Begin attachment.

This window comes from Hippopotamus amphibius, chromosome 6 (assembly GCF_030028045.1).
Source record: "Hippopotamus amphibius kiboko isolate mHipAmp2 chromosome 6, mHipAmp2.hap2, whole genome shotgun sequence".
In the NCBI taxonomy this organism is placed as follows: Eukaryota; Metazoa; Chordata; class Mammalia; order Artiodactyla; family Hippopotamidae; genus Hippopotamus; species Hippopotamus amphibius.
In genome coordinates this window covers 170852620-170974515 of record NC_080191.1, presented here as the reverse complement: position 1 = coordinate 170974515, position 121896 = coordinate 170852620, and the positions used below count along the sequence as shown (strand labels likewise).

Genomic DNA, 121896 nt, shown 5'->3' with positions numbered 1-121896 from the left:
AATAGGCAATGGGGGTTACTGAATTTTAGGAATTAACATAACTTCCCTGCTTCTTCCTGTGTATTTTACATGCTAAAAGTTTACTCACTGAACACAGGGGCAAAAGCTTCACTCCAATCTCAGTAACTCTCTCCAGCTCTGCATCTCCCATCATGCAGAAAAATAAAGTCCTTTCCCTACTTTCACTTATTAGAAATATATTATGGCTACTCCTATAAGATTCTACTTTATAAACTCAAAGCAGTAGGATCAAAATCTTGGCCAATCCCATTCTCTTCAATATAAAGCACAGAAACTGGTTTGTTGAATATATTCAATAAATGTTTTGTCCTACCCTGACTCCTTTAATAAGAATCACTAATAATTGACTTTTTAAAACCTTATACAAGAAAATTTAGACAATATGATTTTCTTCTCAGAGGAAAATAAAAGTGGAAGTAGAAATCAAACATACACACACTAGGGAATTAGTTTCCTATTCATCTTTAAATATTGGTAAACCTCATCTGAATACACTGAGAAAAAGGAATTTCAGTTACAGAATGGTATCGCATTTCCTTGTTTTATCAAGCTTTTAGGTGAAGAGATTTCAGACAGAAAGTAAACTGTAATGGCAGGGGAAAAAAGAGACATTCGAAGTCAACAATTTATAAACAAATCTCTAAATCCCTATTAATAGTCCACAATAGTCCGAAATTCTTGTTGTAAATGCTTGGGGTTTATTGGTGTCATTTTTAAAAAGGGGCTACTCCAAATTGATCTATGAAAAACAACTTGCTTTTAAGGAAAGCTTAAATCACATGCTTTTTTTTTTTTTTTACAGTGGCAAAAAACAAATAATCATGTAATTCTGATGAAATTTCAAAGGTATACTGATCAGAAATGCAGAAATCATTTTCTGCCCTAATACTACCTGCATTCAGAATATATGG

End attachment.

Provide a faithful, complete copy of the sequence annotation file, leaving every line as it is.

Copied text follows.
This window comes from Hippopotamus amphibius, chromosome 6 (assembly GCF_030028045.1).
Source record: "Hippopotamus amphibius kiboko isolate mHipAmp2 chromosome 6, mHipAmp2.hap2, whole genome shotgun sequence".
In the NCBI taxonomy this organism is placed as follows: Eukaryota; Metazoa; Chordata; class Mammalia; order Artiodactyla; family Hippopotamidae; genus Hippopotamus; species Hippopotamus amphibius.
In genome coordinates this window covers 170852620-170974515 of record NC_080191.1, presented here as the reverse complement: position 1 = coordinate 170974515, position 121896 = coordinate 170852620, and the positions used below count along the sequence as shown (strand labels likewise).

Genomic DNA, 121896 nt, shown 5'->3' with positions numbered 1-121896 from the left:
AATAGGCAATGGGGGTTACTGAATTTTAGGAATTAACATAACTTCCCTGCTTCTTCCTGTGTATTTTACATGCTAAAAGTTTACTCACTGAACACAGGGGCAAAAGCTTCACTCCAATCTCAGTAACTCTCTCCAGCTCTGCATCTCCCATCATGCAGAAAAATAAAGTCCTTTCCCTACTTTCACTTATTAGAAATATATTATGGCTACTCCTATAAGATTCTACTTTATAAACTCAAAGCAGTAGGATCAAAATCTTGGCCAATCCCATTCTCTTCAATATAAAGCACAGAAACTGGTTTGTTGAATATATTCAATAAATGTTTTGTCCTACCCTGACTCCTTTAATAAGAATCACTAATAATTGACTTTTTAAAACCTTATACAAGAAAATTTAGACAATATGATTTTCTTCTCAGAGGAAAATAAAAGTGGAAGTAGAAATCAAACATACACACACTAGGGAATTAGTTTCCTATTCATCTTTAAATATTGGTAAACCTCATCTGAATACACTGAGAAAAAGGAATTTCAGTTACAGAATGGTATCGCATTTCCTTGTTTTATCAAGCTTTTAGGTGAAGAGATTTCAGACAGAAAGTAAACTGTAATGGCAGGGGAAAAAAGAGACATTCGAAGTCAACAATTTATAAACAAATCTCTAAATCCCTATTAATAGTCCACAATAGTCCGAAATTCTTGTTGTAAATGCTTGGGGTTTATTGGTGTCATTTTTAAAAAGGGGCTACTCCAAATTGATCTATGAAAAACAACTTGCTTTTAAGGAAAGCTTAAATCACATGCTTTTTTTTTTTTTTTACAGTGGCAAAAAACAAATAATCATGTAATTCTGATGAAATTTCAAAGGTATACTGATCAGAAATGCAGAAATCATTTTCTGCCCTAATACTACCTGCATTCAGAATATATGG